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Managing Stormwater at UBC’s Vancouver Campus

Managing Stormwater at UBC’s Vancouver Campus


UBC Okanagan’s Integrated Rainwater Management Plan aims to retain 100% of the rainwater within the campus by 2050.


Rain harvest

At UBC’s Okanagan campus, an Integrated Rainwater Management Plan (IRMP) is being developed, with an ambitious goal of retaining 100 per cent of the rainwater within the campus by 2050 — a target set by the campus’s Whole Systems Infrastructure Plan. To meet this goal, the campus is moving away from a traditional system of collection and diversion of rainwater through concrete and piping, and moving toward a system where rainwater is harvested and used to support natural elements. Through the application of low-impact development (LID) techniques to all future projects and development, the plan will help create a more regenerative campus ecology.

The recently completed IRMP identifies measures to collect and filter rainwater to enhance wetlands; infiltrate runoff from buildings and impervious surfaces in the campus core; and implement specific rainwater improvements, placing a priority on LID rainwater-management methods. Additionally, as the Okanagan campus’s main storm system drains to an existing pond, careful analysis has been done to ensure the IRMP measures would mitigate any impacts to the ecology of the pond, which supports the campus landscape and enhances its ecosystem services and biodiversity.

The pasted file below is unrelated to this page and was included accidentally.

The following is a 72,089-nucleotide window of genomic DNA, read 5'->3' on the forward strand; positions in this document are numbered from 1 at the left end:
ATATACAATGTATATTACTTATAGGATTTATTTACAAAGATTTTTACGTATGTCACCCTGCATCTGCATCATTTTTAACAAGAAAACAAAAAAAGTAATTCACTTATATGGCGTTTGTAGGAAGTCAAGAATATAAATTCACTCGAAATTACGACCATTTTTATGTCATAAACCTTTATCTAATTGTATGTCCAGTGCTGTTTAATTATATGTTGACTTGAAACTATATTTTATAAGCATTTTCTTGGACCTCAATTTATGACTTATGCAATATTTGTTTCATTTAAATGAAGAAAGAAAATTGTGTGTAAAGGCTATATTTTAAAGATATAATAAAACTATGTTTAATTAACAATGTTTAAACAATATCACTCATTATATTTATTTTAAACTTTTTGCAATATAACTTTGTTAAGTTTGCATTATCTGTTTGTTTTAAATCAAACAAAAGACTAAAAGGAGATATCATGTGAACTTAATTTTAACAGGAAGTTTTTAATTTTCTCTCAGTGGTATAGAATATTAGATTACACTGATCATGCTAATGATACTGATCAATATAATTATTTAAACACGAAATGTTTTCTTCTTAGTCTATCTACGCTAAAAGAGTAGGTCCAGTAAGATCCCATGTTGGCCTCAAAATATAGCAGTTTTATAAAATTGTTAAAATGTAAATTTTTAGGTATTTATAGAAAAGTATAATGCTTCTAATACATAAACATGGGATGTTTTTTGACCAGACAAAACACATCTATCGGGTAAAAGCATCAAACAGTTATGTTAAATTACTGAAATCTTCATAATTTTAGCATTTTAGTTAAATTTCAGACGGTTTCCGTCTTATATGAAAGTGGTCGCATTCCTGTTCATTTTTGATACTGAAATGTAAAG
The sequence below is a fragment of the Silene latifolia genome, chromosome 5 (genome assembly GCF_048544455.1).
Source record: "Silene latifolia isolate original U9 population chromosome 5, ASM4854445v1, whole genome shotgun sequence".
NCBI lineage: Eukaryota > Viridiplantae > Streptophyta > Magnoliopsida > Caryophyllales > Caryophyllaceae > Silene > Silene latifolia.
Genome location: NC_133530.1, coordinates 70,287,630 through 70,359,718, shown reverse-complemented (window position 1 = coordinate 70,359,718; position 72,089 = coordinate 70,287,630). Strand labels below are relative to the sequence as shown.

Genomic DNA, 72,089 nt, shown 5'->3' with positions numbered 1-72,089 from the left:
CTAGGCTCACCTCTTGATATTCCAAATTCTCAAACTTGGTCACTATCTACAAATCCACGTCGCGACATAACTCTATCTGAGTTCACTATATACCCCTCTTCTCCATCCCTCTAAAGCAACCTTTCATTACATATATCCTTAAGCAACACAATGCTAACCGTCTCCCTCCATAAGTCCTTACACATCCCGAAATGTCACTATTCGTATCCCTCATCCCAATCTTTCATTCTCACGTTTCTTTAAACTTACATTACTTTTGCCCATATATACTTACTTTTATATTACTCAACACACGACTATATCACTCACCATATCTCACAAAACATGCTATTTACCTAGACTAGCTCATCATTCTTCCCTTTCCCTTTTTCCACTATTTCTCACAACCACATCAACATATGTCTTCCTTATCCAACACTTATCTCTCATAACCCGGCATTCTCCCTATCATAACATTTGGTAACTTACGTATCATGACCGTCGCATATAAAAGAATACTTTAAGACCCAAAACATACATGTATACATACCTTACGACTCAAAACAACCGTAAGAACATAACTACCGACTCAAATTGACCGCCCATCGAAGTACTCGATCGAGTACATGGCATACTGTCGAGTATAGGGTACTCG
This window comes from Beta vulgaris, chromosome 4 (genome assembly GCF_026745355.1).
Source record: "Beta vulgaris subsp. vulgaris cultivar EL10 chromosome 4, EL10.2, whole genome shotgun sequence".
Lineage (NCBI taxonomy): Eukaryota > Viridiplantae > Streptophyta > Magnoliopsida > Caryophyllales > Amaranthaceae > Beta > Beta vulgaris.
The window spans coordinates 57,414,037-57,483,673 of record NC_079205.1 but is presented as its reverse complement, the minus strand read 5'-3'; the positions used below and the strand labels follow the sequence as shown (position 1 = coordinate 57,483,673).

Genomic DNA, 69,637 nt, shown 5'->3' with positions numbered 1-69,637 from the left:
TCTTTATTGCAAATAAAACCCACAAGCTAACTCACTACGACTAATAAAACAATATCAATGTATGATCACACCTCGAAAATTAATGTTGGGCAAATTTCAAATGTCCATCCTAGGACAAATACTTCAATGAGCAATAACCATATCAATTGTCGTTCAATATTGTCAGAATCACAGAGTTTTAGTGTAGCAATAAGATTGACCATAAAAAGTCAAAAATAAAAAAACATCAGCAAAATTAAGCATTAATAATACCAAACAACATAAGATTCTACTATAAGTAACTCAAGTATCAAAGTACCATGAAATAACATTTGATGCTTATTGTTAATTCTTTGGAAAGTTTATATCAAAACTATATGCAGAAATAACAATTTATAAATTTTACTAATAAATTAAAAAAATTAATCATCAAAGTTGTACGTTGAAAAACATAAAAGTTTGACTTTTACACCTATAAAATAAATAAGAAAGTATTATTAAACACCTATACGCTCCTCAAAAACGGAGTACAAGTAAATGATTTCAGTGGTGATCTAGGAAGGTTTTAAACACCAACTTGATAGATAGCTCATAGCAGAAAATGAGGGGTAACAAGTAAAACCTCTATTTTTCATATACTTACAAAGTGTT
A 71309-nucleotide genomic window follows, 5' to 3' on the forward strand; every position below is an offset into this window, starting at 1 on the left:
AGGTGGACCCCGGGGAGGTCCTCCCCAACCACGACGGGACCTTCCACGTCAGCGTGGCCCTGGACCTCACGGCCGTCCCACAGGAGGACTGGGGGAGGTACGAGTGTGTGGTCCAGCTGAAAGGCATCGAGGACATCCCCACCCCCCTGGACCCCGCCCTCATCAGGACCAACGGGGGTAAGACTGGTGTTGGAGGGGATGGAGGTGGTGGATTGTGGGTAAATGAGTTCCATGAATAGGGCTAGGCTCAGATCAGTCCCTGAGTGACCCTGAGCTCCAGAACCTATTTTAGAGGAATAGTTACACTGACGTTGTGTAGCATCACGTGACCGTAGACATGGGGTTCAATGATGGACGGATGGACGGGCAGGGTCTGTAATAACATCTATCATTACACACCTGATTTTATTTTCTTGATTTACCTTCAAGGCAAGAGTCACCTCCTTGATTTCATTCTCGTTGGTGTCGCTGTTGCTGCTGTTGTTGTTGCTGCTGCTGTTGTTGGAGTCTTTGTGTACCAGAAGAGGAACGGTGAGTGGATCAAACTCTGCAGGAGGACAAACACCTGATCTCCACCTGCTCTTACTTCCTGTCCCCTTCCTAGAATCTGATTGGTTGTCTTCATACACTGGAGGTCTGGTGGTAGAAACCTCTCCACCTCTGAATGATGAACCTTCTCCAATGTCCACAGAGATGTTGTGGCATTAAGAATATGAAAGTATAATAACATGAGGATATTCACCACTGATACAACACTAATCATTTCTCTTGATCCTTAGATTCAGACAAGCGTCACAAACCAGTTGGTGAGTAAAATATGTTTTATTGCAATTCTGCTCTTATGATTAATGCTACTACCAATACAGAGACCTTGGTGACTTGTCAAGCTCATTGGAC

The Pond on UBC Okanagan’s campus. Photo credit: Darren Handschuh

The Pond on UBC Okanagan’s campus.
Photo credit: Darren Handschuh

Water world

With pressure on the earth to sustain a growing global population in the midst of climate change, water security is becoming an increasingly urgent area of study. The work of Mark Johnson, Canada research chair in ecohydrology with UBC’s Institute of Resources, Environment and Sustainability and the Department of Earth, Ocean and Atmospheric Sciences, is addressing this challenge head on. His research into how land use and climate change affects the water and carbon cycles is informing new strategies for sustainable urban and rural landscapes.

Two of Johnson’s current research projects have a global focus. The first is a five-year NSERC-funded project Ecohydrological Controls on Carbon Drainage Fluxes in Natural and Human-Impacted Watersheds begun in April 2014. It is examining how changes to both human-constructed and natural wetlands alter their ability to absorb or release carbon. The Agricultural Water Innovations in the Tropics partnership will test methods to lower agricultural consequences on water resources and help tropical agriculture systems become more resilient to climate change.

Curious how water can be used to create sustainable environments?

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Story Credits

Special thanks to our story partners: The UBC Sustainability Initiative and Campus and Community Planning and the many units, departments, and faculties at UBC that helped contribute invaluable information on sustainability for this story.

Story team: UBC Communications & Marketing — Cindy Connor, online producer; Cynthia Deng, web developer assistant; Margaret Doyle, digital storyteller; Paul Joseph, UBC photographer; Michael Kam, web developer; Adrian Liem, manager, digital communications; Mark Pilon, communication designer; Jamil Rhajiak, digital communications specialist; Laura Stobbe, communication designer; Matt Warburton, manager, graphic design; Aida Viziru, web interaction designer. Content writer — Jessica Werb. Copy editor — David Leidl.

Published: May 2017